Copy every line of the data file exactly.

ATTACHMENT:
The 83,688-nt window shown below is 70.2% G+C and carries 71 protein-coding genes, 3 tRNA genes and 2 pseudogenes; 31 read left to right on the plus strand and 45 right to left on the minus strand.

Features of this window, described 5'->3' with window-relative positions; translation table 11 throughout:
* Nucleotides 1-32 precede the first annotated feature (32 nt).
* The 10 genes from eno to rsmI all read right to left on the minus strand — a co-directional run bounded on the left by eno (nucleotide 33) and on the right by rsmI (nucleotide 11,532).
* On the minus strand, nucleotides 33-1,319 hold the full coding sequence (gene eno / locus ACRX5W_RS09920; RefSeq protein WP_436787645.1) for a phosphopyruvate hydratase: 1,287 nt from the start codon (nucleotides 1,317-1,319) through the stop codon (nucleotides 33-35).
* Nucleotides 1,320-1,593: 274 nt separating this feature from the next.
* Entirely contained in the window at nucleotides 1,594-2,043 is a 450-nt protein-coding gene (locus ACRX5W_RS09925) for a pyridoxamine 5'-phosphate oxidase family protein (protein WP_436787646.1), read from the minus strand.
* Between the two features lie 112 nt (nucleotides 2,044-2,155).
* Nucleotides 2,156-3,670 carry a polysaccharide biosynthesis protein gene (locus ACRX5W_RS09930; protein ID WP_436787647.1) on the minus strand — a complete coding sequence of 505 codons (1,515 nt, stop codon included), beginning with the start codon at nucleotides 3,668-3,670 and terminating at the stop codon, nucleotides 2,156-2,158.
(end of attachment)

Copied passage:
The 83,688-nt window shown below is 70.2% G+C and carries 71 protein-coding genes, 3 tRNA genes and 2 pseudogenes; 31 read left to right on the plus strand and 45 right to left on the minus strand.

Features of this window, described 5'->3' with window-relative positions; translation table 11 throughout:
* Nucleotides 1-32 precede the first annotated feature (32 nt).
* The 10 genes from eno to rsmI all read right to left on the minus strand — a co-directional run bounded on the left by eno (nucleotide 33) and on the right by rsmI (nucleotide 11,532).
* On the minus strand, nucleotides 33-1,319 hold the full coding sequence (gene eno / locus ACRX5W_RS09920; RefSeq protein WP_436787645.1) for a phosphopyruvate hydratase: 1,287 nt from the start codon (nucleotides 1,317-1,319) through the stop codon (nucleotides 33-35).
* Nucleotides 1,320-1,593: 274 nt separating this feature from the next.
* Entirely contained in the window at nucleotides 1,594-2,043 is a 450-nt protein-coding gene (locus ACRX5W_RS09925) for a pyridoxamine 5'-phosphate oxidase family protein (protein WP_436787646.1), read from the minus strand.
* Between the two features lie 112 nt (nucleotides 2,044-2,155).
* Nucleotides 2,156-3,670 carry a polysaccharide biosynthesis protein gene (locus ACRX5W_RS09930; protein ID WP_436787647.1) on the minus strand — a complete coding sequence of 505 codons (1,515 nt, stop codon included), beginning with the start codon at nucleotides 3,668-3,670 and terminating at the stop codon, nucleotides 2,156-2,158.